In the spring of 1922, Alton Hartley was a college student at Purdue University in West Lafayette, Indiana. He and a friend decided they wanted to attend the 10th International 500 Mile Sweepstakes, as the race was then known, on Tuesday, May 30th.
Having no car, Hartley and his friend needed a cheap method of transportation for the 65-mile southbound trip to Indianapolis and the local freight train beckoned. Hopping trains was illegal and considered trespassing in the early 20th century, and every major railroad company employed armies of police to protect their property.
These privately employed police were generally afforded the “right” to deal with trespassers as they saw fit, which routinely involved some pretty brutal tactics. As one traveling hobo from the 1930’s recalled, “God help you if you ever get caught on railroad property… they have their own brand of justice and the police and courts are not part of it.”
But Hartley and his friend decided to jump the next southbound freight train and take their chances. It wasn’t long before the on-board security officer found the two young men, who were horrified at their fate. Desperate to explain their situation, Hartley told the officer they were not hobos or long distance travelers. They were two college kids who just wanted to get to Indianapolis to see the 500 mile race.
Fortunately, the railroad security officer must have been a race fan. Rather than being beaten, thrown off the train or sent to jail for trespassing, the young men were marched up to the locomotive and introduced to the engineer, where they were welcomed and given a spot to ride in relative comfort for the remainder of the journey.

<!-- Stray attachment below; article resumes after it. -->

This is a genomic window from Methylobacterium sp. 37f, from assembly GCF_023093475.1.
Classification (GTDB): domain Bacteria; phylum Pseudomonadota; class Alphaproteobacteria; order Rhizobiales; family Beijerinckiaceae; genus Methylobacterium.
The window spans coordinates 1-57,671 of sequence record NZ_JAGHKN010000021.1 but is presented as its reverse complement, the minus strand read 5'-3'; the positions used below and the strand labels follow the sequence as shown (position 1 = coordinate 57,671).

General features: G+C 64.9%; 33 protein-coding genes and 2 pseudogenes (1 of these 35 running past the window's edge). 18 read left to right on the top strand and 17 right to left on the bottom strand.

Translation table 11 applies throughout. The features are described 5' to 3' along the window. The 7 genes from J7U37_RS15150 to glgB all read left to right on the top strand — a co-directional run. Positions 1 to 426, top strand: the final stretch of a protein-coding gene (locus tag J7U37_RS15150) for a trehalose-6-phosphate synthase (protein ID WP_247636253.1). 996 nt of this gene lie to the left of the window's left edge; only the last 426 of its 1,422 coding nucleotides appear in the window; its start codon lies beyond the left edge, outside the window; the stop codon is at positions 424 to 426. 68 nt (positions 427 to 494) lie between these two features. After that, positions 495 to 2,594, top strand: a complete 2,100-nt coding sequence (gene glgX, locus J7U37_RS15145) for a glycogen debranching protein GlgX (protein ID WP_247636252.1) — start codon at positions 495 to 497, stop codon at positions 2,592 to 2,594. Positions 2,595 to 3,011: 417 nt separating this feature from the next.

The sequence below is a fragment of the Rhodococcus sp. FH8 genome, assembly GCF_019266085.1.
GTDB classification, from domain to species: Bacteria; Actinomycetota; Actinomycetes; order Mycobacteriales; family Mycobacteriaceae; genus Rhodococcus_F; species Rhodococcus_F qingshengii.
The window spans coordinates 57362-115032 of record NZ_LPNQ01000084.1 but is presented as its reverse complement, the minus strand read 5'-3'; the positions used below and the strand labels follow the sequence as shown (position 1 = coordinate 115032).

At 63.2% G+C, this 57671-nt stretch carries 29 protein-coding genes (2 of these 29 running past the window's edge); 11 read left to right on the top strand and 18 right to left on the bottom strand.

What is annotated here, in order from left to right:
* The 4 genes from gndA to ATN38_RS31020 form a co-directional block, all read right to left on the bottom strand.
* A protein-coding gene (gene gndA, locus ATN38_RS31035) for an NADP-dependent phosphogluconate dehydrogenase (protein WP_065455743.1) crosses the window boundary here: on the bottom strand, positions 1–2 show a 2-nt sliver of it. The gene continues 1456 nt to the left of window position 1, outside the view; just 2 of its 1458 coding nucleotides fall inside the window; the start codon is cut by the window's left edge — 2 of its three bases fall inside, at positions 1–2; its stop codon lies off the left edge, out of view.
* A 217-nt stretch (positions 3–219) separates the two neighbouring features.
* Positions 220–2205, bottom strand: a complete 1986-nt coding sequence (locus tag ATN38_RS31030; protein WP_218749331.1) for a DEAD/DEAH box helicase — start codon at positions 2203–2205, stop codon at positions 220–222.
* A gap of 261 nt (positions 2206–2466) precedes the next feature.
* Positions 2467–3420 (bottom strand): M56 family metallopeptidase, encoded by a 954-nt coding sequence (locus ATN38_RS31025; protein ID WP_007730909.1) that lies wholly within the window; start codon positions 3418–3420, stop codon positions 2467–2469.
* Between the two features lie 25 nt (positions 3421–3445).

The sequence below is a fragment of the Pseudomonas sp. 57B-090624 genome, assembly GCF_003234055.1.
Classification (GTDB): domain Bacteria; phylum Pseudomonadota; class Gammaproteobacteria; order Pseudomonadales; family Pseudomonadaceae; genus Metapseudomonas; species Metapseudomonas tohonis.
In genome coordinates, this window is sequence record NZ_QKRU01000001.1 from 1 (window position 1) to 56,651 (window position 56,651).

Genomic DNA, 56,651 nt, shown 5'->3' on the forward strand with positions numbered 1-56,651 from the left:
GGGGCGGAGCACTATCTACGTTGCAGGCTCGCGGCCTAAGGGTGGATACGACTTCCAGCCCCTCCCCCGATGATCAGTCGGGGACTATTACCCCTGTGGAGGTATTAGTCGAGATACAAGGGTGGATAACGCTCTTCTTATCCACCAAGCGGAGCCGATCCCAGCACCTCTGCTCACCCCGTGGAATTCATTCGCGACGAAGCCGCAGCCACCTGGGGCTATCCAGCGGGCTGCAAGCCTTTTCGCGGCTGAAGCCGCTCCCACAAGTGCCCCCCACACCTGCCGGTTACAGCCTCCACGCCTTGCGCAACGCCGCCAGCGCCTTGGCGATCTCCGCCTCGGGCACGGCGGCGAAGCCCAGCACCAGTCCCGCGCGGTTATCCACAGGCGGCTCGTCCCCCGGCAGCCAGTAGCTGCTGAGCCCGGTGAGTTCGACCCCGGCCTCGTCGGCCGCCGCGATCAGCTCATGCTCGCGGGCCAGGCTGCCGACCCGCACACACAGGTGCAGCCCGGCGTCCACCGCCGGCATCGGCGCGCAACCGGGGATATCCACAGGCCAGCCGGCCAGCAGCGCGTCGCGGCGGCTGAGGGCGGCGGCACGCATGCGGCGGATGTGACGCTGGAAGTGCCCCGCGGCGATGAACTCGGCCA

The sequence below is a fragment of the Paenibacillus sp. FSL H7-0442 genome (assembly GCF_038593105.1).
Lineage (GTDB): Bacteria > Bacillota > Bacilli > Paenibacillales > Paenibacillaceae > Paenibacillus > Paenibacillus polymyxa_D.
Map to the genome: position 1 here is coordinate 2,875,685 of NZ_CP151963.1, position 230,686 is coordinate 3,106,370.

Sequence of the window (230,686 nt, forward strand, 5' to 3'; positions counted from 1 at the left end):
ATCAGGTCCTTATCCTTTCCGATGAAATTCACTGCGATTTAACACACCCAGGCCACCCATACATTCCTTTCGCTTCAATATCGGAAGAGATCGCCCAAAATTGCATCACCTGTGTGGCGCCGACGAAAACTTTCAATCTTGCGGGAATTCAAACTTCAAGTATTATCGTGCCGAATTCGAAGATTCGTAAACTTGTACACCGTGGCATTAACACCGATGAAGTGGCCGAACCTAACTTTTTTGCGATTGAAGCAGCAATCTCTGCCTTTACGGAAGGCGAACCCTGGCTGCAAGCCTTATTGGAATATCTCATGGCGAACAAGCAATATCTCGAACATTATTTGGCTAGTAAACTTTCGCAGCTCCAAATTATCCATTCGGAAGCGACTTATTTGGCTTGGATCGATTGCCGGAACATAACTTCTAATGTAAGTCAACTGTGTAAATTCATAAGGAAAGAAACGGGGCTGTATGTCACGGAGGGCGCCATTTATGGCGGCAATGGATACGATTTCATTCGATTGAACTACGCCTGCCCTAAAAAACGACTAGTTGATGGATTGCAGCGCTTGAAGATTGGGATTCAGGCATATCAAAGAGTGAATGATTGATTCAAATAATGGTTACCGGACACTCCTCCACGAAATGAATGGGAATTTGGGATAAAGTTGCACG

Much to their surprise, the train staff happily dropped the boys off in the town of Speedway on the west side of Indianapolis. As a parting gift the train staff provided them two box lunches, a pair general admission tickets to the event and a pile of newspapers which the boys were told to use as blankets while napping throughout the day.
Box lunches in hand, they arrived at the Indianapolis Motor Speedway at 16th and Georgetown in time to see a 1,000-piece band perform in front of the grandstands at 9:20 am. Shortly afterward, racing legend Barney Oldfield drove his National onto the track to pace the field. The race began at 10:00 am, as was the practice at the time, with a hot-air balloon floating above the track carrying a huge American flag.
California’s Jimmy Murphy wrote his name in the auto racing history books that day, taking the checkered flag shortly after 3 pm with an average speed of nearly 95 miles per hour.
Making their way back to the train station, the boys had one more favor to collect. The railroad crew had promised to pick them up again after the event and take them back to West Lafayette after the race. Hartley, who related this story to his nephew, Pete Gruich, in 1991, said they gratefully accepted the offer for a return ride and made it safely back to West Lafayette to continue their classes.
Hartley married his teenage sweetheart, Josephine, in 1926 and the couple shared more than seven decades together. An antique dealer by trade, Hartley remained an auto racing fan for the rest of his days. He died in 2001.
And once upon a time, long ago, that’s how race fans were made.
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